The IMF says that the economic consequences of the war are very serious and that price shocks will have an impact all over the world


The International Monetary Fund said on Saturday that the economic consequences of the war in Ukraine were “already very serious”.

“The price shocks will have an impact around the world,” the body said in a statement. “Especially for poor households for whom food and fuel represent a higher proportion of expenditure.”

The global lender issued the warning after holding a board meeting chaired by chief executive Kristalina Georgieva.

The Russian invasion of Ukraine which began on February 24 entered its eleventh day on Sunday. Putin described the invasion as a “special military operation” aimed at dislodging “neo-Nazis” from power in Ukraine.

The invasion has so far resulted in the deaths of at least 351 civilians and more than 6,000,000 have fled Ukraine, according to the United Nations human rights office. On the Russian side, more than 498 of its soldiers died, according to the country’s military.

Several countries, including the United States and the European Union, have imposed tough sanctions on Moscow, leading to record crude oil prices and fears of supply chain disruptions.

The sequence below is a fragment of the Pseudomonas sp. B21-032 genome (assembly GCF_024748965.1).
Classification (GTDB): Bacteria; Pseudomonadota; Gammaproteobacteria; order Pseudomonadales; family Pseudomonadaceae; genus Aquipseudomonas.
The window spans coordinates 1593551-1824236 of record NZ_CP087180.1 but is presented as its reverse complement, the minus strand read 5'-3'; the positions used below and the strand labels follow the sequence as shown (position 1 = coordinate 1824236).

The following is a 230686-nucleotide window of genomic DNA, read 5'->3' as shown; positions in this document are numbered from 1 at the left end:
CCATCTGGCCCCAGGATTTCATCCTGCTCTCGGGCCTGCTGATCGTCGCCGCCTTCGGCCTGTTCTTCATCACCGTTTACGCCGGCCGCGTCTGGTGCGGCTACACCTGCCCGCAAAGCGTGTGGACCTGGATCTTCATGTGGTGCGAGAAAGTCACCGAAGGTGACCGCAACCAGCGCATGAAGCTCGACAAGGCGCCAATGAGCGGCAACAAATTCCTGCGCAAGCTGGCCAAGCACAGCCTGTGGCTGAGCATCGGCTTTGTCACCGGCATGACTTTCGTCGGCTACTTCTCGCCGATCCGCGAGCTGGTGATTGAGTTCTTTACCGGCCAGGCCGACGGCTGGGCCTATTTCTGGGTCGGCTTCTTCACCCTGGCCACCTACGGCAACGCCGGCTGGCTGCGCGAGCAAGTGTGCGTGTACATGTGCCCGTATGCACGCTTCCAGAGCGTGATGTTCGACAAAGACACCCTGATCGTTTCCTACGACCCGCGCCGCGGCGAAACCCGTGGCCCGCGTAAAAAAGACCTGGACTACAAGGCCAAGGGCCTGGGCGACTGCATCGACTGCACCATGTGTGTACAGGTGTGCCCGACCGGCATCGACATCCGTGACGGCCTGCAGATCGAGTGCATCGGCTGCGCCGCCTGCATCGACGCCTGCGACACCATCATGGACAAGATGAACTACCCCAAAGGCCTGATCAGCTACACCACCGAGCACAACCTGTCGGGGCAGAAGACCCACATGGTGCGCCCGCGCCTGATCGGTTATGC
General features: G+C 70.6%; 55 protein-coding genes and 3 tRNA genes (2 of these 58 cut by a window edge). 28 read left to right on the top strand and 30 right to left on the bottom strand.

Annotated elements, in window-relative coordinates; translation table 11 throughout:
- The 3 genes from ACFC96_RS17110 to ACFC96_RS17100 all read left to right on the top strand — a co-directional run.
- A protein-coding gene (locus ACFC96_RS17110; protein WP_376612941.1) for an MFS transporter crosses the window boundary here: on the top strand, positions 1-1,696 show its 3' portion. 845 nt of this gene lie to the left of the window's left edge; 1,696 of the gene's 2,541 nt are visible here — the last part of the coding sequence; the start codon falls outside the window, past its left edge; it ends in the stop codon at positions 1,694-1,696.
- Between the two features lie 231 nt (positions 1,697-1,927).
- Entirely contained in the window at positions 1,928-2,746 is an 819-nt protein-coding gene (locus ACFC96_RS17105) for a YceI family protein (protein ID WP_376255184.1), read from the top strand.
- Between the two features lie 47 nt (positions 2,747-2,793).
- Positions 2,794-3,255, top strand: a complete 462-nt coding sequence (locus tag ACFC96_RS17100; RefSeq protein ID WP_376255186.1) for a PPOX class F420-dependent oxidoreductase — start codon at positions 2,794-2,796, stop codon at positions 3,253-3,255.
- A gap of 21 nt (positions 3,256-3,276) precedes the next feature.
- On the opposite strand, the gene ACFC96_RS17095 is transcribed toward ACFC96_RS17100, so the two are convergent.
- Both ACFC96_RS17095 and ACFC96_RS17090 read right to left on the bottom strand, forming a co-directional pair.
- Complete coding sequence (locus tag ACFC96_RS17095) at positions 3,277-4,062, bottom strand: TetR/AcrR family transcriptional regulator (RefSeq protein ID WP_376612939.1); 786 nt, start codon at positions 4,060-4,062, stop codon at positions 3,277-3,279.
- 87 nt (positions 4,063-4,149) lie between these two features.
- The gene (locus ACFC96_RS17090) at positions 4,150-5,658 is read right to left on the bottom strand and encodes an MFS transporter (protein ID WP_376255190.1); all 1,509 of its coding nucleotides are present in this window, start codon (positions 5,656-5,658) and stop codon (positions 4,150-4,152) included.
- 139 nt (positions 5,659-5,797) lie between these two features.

On Saturday, the International Monetary Fund said sanctions against Russia will have a substantial impact on the global economy and financial markets, with significant spillovers to other countries.

“In many countries, the crisis is creating a negative shock to both inflation and activity, amid already high price pressures,” the body said. “Monetary authorities will need to carefully monitor the pass-through of higher international prices to domestic inflation, in order to calibrate appropriate responses.”

The global lender also said it would discuss Ukraine’s request for $1.4 billion in emergency funding with its board for approval as early as next week and was in talks on funding options. with the authorities of neighboring Moldova.

Ukrainian authorities had requested emergency financing from the International Monetary Fund on February 25, a day after Russia invaded the country.


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